The critical question is not the comparison with the private sector, which has abundant performance problems of its own, but the availability of options.

When U.S. Postal Service employees do not perform, more business goes to electronic commerce, telephone, UPS, Federal Express, Airborne Express and the emerging market of competitors. We don't have the opportunity to compare alternatives to many federal agencies, and, if performance were really at levels that OPM reports indicate, I suspect that we would have fewer competitors developing in areas such as commercial prisons.

The quality of the work produced inevitably becomes the measure of performance. Agencies that actually had only 3.7 percent poor performers in their midst would not be resisting the development and publication of the performance measures required by the Government Performance and Results Act.

Edward J. Lynch

The true poor performers in the federal trough are [large corporations] who get cost-plus contracts to develop systems.

Cost plus means they get paid whether they deliver a decent design or not. In the case of the F-22, the General Accounting Office reports [Lockheed Martin Corp. has] scarcely met a performance requirement in its development contract, but it will get paid and receive a fee. We'll probably buy the airplane and get nothing much other than an air-show display.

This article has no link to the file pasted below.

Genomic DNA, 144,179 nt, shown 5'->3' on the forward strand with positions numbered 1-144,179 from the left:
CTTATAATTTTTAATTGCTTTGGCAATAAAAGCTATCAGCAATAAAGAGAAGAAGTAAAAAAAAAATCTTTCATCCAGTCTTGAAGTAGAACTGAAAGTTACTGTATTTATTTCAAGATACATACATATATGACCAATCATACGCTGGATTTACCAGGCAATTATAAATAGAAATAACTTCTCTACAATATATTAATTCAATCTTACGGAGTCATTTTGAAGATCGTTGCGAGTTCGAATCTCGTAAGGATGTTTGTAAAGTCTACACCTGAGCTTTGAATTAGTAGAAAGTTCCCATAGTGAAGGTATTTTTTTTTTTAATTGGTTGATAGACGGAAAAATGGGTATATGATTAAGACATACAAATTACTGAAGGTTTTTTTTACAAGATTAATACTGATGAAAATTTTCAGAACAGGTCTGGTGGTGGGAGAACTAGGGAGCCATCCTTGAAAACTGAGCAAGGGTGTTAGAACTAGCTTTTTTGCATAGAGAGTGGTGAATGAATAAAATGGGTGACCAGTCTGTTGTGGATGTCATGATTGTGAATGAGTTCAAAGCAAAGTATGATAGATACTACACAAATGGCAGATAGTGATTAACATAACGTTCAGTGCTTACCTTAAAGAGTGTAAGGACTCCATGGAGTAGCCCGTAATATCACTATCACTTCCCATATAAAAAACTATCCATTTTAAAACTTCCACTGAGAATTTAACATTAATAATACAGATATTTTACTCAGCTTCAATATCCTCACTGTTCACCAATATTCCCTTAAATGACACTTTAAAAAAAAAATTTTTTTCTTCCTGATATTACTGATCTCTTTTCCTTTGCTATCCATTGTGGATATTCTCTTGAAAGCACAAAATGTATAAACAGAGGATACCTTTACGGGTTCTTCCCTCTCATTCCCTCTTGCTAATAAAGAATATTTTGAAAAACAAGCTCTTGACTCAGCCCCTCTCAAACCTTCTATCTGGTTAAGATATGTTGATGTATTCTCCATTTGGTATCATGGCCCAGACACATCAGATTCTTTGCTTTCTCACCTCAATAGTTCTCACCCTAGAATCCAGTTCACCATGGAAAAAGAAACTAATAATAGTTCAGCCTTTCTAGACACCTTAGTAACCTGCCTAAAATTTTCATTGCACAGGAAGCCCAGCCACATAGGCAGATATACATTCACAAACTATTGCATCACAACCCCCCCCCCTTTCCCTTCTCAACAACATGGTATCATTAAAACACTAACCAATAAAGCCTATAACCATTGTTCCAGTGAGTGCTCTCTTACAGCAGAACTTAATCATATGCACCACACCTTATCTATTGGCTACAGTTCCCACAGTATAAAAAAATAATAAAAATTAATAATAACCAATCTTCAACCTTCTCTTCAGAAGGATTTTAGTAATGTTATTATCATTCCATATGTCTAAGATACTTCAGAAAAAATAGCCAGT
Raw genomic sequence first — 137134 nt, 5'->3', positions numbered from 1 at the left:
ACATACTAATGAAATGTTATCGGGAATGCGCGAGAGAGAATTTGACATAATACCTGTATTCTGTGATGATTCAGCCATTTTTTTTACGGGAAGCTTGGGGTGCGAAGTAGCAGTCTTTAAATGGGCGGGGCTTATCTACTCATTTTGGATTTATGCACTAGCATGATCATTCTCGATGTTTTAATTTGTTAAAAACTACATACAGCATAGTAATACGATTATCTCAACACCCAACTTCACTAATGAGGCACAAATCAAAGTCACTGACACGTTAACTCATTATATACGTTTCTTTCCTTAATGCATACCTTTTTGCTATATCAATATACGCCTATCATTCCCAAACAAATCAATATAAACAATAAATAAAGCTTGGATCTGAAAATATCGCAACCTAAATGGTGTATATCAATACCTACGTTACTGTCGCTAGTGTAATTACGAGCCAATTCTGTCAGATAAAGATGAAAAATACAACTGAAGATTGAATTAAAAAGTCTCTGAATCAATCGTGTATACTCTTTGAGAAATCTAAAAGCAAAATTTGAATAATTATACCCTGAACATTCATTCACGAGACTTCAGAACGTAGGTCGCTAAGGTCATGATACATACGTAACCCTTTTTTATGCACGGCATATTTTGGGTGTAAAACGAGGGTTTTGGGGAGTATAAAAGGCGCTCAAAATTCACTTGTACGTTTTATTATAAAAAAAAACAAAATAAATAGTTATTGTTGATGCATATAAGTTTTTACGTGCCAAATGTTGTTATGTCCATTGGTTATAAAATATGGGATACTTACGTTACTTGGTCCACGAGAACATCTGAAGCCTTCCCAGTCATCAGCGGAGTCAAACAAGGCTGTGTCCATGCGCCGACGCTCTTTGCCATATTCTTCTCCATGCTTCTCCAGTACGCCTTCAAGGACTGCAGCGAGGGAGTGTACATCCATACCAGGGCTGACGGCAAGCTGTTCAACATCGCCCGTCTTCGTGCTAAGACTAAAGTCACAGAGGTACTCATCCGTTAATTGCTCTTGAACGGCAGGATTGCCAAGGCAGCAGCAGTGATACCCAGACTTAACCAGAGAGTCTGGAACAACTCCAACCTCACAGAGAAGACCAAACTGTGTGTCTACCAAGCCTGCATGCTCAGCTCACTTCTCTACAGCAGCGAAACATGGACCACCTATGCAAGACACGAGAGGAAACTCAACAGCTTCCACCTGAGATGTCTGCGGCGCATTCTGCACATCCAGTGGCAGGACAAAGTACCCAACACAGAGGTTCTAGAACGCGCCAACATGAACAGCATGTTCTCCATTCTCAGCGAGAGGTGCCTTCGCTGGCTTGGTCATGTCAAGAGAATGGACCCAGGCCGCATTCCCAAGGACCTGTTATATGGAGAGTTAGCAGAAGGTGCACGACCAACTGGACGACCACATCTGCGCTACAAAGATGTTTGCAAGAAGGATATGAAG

Other defense contractors and their products are similarly disappointing.

So when they degrade civil servants, ask them if they understand cost-plus contracting. There's no relation to value in those.

Ed Herger

Thanks for the article. It says what I have always believed. I have over 35 years in the federal government, 20 as active military and now more than 15 as a civilian employee. I am currently a manager, but I have never been in a government organization where I and most other employees were not 100 percent-plus employed.

Over the past five to 10 years, with the drawdown in the military, 10 to 12-hour days are the norm for military andcivilians. Most of these hours are given at no cost. Civilians can rest assured they are getting more than their money's worth from their government employees.

Garry Lee

As a federal manager, I've always enjoyed [Bureaucratus'] articles, especially the one in the Aug. 30 issue. The OPM study told me what I already know: Poor performers are indeed a tiny minority.

What we collectively miss the boat on is the more insidious problem: organizationally destructive employees. They can be good technical performers, but personal, ethical and other baggage that comes with them tears at organizational efficiency and health. These people are everywhere, including top management. Here are some examples:

Good producers whose back-stabbing attitude is hurtful to peers. They continually stir the pot and unfortunately think they are actually helping the organization. How many times does the executive steering group talk about how the same two or three people will react to a decision?